A question that I have seen multiple times on forums and have been asked several times while I have been on site somewhere, is "How can I load data to a dynamic number of files where I don't know the total number?". When I first heard this I have to admit I thought that the person was just trying to pick holes in what Talend can do. Why would you want to load to files that you have no idea about? But then it occurred to me, with Big Data we are seeing a resurgence of flat file data storage/usage. Maybe there is a requirement to split files into smaller chunks by a key within those files? Maybe a phonebook file of several GB might need to be split into a file per surname, for example? I then decided to look into how Talend could do this, and it turns out it is quite simple.
This tutorial demonstrates how simple it is to split a data source into multiple files based on a key within that datasource.
The LoadIntoDynamic NumberOfFiles Job
The layout of this Job is shown below.....
I will describe each of the numbered components so that this can be created in any Talend version.
For this Job I use 1 context variable called "outputFolder". This is used to select where to create the generated files.
1) "tRowGenerator_1" (tRowGenerator)
This component is used to generate 10,000,000 rows of random data with a peron's name as the row key. It wasn't renamed to something more meaningful before I took a screenshot of the job, which is the only reason I has a rubbish name :-). Below is a screenshot of the configuration of this component. I chose to simply generate random data rather than creating data purely due to the overhead of hosting a file with 10,000,000 rows in it.
As you can see, the schema has been set up to return random ascii strings for the most part, but for the "keyField" I have set it to be set using the TalendDataGenerator's "getFirstName()" method.
This component has been set to randomly generate 10,000,000 rows. This is set using the number circles in red.
2) "Distribute data" (tJavaFlex)
This component is where all of the logic takes place. tJavaFlex components are essentially made up of 3 sections of Java code. Instead of taking a screenshot of these, I will include the code below....
|//Create a HashMap object to contain potentially multiple FileOutputStream objects|
java.util.HashMap<String, java.io.FileOutputStream> fileOutputStreamMap = new java.util.HashMap<String, java.io.FileOutputStream>();
In this section we simply instantiate a HashMap to hold our FileOutputStream objects.
//Set the groupKey variable
//Create String row from columns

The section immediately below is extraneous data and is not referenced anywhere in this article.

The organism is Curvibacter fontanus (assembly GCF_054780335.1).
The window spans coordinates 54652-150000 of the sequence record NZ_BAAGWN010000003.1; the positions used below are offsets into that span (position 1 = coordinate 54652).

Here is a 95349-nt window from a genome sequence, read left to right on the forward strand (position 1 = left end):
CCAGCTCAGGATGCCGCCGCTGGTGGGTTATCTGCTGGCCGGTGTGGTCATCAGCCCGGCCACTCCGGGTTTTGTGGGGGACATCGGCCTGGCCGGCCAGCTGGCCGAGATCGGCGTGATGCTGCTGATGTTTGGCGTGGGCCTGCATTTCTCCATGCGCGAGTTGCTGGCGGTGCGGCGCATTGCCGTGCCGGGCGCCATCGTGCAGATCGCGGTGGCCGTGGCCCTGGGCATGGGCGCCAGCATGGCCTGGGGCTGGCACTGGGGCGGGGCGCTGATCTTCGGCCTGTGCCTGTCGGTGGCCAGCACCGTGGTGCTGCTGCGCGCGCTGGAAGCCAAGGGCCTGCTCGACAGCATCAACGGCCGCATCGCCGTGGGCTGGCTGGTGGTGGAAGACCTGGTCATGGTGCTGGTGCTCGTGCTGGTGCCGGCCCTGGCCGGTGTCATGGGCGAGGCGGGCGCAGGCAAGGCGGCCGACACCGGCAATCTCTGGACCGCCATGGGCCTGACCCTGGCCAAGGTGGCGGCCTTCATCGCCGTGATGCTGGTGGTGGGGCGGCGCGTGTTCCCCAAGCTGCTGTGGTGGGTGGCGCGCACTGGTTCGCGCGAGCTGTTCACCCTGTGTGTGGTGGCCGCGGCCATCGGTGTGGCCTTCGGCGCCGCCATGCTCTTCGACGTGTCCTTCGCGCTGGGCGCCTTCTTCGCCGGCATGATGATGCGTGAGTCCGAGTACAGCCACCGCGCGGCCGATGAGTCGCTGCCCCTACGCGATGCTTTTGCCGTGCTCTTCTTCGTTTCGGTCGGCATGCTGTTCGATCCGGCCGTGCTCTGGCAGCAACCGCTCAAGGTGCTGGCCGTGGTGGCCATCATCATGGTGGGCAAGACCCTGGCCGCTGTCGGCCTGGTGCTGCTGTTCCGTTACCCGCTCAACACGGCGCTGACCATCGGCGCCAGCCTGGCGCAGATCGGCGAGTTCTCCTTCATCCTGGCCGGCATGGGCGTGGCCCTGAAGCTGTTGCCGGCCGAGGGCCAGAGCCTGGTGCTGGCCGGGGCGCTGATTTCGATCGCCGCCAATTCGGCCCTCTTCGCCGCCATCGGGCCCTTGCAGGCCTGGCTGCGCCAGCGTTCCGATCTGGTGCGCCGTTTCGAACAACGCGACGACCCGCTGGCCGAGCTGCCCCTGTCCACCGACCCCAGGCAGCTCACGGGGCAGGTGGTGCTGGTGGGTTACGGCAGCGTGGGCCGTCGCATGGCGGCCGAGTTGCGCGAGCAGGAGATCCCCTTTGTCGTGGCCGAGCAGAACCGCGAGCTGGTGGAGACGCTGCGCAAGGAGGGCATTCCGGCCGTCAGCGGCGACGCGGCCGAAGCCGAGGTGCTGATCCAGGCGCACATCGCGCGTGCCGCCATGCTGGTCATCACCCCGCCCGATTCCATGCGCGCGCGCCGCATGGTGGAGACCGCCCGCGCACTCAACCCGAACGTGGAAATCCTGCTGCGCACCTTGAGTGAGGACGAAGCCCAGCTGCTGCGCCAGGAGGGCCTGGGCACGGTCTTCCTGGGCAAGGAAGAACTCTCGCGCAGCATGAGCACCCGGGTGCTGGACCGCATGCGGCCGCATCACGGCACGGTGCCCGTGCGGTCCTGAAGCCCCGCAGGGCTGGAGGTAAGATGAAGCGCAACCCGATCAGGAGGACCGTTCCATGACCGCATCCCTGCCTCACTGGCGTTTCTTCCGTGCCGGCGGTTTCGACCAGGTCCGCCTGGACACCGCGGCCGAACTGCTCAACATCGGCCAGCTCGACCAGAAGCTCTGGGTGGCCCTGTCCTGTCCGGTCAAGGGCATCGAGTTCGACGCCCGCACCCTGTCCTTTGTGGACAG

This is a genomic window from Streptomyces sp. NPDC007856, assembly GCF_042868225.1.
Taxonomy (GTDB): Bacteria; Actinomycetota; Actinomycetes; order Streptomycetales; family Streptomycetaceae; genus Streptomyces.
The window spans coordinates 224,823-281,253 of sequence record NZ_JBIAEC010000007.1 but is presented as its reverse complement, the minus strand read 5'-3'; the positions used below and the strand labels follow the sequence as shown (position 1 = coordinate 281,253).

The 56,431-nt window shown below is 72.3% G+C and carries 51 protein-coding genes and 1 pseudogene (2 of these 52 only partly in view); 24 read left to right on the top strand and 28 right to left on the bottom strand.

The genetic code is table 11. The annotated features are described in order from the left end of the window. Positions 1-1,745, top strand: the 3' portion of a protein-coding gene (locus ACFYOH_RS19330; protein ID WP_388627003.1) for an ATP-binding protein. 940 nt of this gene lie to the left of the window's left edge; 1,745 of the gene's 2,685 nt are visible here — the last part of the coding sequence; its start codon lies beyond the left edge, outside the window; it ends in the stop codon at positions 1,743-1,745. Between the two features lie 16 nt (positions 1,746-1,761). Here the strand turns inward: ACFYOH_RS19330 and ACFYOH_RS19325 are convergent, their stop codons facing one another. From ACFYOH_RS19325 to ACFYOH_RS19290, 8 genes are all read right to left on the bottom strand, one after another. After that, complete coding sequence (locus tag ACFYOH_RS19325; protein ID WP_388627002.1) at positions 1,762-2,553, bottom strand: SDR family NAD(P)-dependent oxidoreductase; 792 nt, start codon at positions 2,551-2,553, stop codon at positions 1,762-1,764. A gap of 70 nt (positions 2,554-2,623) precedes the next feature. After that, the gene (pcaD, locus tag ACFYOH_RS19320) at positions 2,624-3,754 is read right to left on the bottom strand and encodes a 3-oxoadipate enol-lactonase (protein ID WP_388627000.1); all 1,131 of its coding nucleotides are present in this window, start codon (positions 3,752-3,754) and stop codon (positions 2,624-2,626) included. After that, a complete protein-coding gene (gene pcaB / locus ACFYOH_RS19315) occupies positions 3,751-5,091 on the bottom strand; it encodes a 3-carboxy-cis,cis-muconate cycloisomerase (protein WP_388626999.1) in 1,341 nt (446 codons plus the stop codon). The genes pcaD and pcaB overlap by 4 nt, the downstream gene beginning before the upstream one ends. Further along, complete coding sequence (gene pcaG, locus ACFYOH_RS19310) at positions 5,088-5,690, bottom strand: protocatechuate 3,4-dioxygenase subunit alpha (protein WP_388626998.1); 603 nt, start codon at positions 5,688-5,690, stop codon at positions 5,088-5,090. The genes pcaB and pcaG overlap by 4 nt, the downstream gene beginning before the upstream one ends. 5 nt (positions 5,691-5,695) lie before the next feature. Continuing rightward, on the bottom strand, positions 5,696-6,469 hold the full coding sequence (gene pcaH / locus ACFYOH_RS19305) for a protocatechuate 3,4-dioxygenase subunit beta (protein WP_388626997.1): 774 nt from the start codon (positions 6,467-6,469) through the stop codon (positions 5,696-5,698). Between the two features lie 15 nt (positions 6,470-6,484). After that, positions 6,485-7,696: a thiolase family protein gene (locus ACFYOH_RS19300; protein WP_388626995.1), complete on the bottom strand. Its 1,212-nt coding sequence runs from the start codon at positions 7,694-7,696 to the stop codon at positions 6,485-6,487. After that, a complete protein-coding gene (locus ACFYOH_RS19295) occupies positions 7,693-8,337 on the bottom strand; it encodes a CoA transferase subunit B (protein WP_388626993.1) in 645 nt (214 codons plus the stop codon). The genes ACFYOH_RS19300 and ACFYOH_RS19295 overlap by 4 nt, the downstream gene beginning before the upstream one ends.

//Convert the String row to a byte array
//Check to see if FileOutputStream for the groupKey exists
//Write the byte array to the file associated with the FileOutputStream
In this section we concatenate the column data (using a semi colon as a separator and a new line at the end), convert the String to a byte array and use a FileOutputStream to write the line to the required file. If a corresponding (to the keyField) FileOutputStream is not available, we create a new one and add it to the HashMap. HashMaps allow us to search for objects by key value. We use the keyField value as our key value. This way we can ensure that we write to the correct file and only create FileOutputStream objects when they are needed.
//Instantiate Iterator from the HashMap keyset
//Iterate over keyset
In this section we simply close all of the FileOutputStreams that have been created.
......and that is it!
While this is a very simple example, it hopefully shows how not having a Talend component for generating file dynamically doesn't stop us from doing this.
Running the LoadIntoDynamic NumberOfFiles Job
To run this job, simply set the "outputFolder" context variable to a path that suits your requirements, go to the Run tab and click "Run". There is no output to the System.out window, but you will see CSV files in the folder you specified.
A copy of the completed tutorial can be found here. This tutorial was built using Talend ESB 6.1.1, but should be able to be imported into Talend DI 6.1.1 as well. It can also be imported into subsequent versions. However, it cannot be imported into earlier versions, so you will either need to upgrade or recreate it following the tutorial. You will need to set the Context variables according to your system before running it.